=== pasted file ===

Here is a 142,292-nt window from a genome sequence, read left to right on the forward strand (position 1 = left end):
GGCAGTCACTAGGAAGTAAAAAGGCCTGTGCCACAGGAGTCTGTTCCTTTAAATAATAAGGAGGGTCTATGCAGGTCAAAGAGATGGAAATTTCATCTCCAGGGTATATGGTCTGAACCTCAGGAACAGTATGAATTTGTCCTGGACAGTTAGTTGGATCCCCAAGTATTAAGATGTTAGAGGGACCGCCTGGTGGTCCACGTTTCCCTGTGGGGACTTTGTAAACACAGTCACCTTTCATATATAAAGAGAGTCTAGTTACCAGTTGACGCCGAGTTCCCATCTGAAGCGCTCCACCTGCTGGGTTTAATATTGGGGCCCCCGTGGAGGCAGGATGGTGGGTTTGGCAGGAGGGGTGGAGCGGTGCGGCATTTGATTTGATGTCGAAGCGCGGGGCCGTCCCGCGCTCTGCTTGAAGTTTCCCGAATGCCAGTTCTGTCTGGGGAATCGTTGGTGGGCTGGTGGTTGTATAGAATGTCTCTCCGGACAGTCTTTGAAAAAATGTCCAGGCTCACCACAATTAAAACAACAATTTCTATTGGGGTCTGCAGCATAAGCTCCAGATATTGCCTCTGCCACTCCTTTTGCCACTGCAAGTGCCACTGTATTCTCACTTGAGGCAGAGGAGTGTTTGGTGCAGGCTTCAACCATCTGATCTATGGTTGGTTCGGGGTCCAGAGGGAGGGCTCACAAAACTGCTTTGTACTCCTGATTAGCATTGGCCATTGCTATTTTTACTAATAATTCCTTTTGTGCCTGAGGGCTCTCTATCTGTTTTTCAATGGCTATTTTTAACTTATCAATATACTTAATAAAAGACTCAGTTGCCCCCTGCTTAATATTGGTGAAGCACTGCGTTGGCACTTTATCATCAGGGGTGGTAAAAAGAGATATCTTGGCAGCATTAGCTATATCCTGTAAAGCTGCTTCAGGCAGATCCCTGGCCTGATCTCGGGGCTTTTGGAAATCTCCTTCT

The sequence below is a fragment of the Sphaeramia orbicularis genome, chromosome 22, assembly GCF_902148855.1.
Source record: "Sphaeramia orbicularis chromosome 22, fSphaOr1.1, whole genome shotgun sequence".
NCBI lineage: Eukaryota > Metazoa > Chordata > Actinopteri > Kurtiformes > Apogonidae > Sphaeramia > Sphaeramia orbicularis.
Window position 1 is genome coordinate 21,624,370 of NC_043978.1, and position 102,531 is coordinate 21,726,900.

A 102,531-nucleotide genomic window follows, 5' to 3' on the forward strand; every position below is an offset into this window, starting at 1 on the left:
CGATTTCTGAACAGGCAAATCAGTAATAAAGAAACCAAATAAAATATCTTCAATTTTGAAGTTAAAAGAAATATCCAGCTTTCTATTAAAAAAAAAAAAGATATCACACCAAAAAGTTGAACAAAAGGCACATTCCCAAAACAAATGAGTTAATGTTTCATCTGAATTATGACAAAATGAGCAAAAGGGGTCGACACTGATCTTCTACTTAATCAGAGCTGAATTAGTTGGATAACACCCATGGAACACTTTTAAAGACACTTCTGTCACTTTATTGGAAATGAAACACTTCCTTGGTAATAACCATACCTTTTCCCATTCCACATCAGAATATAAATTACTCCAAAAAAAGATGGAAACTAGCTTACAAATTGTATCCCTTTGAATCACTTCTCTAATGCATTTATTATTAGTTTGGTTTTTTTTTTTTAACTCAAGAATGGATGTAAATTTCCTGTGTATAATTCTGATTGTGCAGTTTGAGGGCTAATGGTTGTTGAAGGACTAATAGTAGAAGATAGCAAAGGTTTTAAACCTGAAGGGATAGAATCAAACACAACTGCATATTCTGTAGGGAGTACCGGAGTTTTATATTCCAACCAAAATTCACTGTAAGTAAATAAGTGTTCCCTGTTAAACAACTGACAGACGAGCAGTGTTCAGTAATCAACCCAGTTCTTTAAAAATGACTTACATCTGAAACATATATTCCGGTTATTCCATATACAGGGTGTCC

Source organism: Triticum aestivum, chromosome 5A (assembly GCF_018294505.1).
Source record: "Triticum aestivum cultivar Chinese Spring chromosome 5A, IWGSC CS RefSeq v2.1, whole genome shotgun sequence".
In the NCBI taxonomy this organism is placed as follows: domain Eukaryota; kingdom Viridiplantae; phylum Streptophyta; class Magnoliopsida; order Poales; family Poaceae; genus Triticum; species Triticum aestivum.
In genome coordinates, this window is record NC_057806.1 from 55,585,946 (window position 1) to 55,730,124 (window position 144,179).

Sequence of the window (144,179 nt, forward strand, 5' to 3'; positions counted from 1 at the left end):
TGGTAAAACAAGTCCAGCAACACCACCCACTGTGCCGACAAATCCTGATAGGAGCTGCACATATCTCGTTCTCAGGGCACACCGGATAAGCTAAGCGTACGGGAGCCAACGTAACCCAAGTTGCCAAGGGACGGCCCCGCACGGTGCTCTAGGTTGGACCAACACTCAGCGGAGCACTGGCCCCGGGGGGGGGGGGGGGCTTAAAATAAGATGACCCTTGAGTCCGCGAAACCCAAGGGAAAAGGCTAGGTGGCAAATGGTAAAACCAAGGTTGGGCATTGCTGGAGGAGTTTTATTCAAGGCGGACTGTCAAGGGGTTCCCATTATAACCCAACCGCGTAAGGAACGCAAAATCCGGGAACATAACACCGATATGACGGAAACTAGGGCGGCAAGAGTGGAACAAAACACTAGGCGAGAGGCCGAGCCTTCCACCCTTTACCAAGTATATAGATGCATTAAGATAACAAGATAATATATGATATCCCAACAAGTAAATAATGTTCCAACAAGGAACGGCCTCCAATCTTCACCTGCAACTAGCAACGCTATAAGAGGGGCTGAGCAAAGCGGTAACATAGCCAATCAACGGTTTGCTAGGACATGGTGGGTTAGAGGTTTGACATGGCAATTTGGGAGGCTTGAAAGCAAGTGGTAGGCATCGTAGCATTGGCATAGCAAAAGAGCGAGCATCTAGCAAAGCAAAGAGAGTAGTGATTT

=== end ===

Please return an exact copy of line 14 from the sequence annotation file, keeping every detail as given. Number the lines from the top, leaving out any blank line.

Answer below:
TGGTAAAACAAGTCCAGCAACACCACCCACTGTGCCGACAAATCCTGATAGGAGCTGCACATATCTCGTTCTCAGGGCACACCGGATAAGCTAAGCGTACGGGAGCCAACGTAACCCAAGTTGCCAAGGGACGGCCCCGCACGGTGCTCTAGGTTGGACCAACACTCAGCGGAGCACTGGCCCCGGGGGGGGGGGGGGGCTTAAAATAAGATGACCCTTGAGTCCGCGAAACCCAAGGGAAAAGGCTAGGTGGCAAATGGTAAAACCAAGGTTGGGCATTGCTGGAGGAGTTTTATTCAAGGCGGACTGTCAAGGGGTTCCCATTATAACCCAACCGCGTAAGGAACGCAAAATCCGGGAACATAACACCGATATGACGGAAACTAGGGCGGCAAGAGTGGAACAAAACACTAGGCGAGAGGCCGAGCCTTCCACCCTTTACCAAGTATATAGATGCATTAAGATAACAAGATAATATATGATATCCCAACAAGTAAATAATGTTCCAACAAGGAACGGCCTCCAATCTTCACCTGCAACTAGCAACGCTATAAGAGGGGCTGAGCAAAGCGGTAACATAGCCAATCAACGGTTTGCTAGGACATGGTGGGTTAGAGGTTTGACATGGCAATTTGGGAGGCTTGAAAGCAAGTGGTAGGCATCGTAGCATTGGCATAGCAAAAGAGCGAGCATCTAGCAAAGCAAAGAGAGTAGTGATTT